Dating nemadji pottery marks
Known as “Nemadji Indian pottery,” the bright, swirling designs of this distinctive pottery were created with a single goal in mind: to catch a tourist’s eye.
These cannily marketed goods played on an implied link to Native American handicraft and served as generic “Indian pottery” sold everywhere from the Grand Canyon to the Alamo and beyond during the 20th century. of Moose Lake, Minnesota, began producing their swirled pottery in 1929.
The pottery is burned in a kiln and glazed on the inside.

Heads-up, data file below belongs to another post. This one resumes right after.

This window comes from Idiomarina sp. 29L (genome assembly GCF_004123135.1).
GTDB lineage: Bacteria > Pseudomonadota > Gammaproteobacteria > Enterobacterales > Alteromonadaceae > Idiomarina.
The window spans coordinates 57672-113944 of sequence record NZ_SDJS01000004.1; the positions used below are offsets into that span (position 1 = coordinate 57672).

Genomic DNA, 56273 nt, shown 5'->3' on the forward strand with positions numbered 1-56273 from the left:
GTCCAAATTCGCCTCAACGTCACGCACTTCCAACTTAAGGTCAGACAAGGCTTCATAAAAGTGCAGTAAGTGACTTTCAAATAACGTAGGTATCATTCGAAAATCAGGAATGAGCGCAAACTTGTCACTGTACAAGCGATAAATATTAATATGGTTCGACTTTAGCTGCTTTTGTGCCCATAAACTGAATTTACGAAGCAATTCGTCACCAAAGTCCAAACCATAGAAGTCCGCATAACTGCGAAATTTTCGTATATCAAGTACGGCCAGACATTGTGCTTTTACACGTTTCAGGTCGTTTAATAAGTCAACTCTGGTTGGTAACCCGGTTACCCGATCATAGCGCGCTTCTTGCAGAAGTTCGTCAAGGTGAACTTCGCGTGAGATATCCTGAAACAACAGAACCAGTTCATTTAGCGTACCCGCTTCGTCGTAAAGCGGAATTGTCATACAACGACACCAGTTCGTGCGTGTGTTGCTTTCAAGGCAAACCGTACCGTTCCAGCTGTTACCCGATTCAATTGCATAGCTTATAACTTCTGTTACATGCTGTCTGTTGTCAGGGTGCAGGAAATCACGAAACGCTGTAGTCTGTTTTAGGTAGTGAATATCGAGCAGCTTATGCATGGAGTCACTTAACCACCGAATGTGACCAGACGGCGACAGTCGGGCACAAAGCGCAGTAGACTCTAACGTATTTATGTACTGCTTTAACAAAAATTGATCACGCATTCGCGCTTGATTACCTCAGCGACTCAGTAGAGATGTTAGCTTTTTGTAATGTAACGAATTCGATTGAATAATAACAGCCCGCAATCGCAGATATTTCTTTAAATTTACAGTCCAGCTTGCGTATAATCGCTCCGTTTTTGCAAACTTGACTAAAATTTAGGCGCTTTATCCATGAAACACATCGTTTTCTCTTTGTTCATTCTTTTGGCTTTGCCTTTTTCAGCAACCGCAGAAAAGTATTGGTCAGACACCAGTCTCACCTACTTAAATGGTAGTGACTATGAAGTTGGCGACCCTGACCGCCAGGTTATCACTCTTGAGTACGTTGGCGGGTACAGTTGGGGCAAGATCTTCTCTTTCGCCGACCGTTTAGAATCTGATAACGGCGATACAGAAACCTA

The warm rich colors of this pottery recall the colorful costumes of the redman, who, though long since gone to the happy hunting ground, still haunts in spirit the plains, streams, woods, and lakes of this our Empire.
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Today their pottery is plentiful and relatively inexpensive, making it easy for collectors to make groups of earthy brown, sunset red or sky blue vases.
In reality, Eric Hellman, a Nemadji employee and Danish immigrant, came up with the idea to decorate the vases using simple house paint.
Though early pots were hand-thrown, most Nemadji pottery was molded from either a colored or white clay, fired and left in a bisque (unglazed) state.
Nemadji Art Pottery is made largely from designs of this ancient Indian pottery and many of their traditional shapes are preserved in our designs.
The coloring of Nemadji Art Pottery is accomplished in a manner that allows no two pieces to be exactly alike.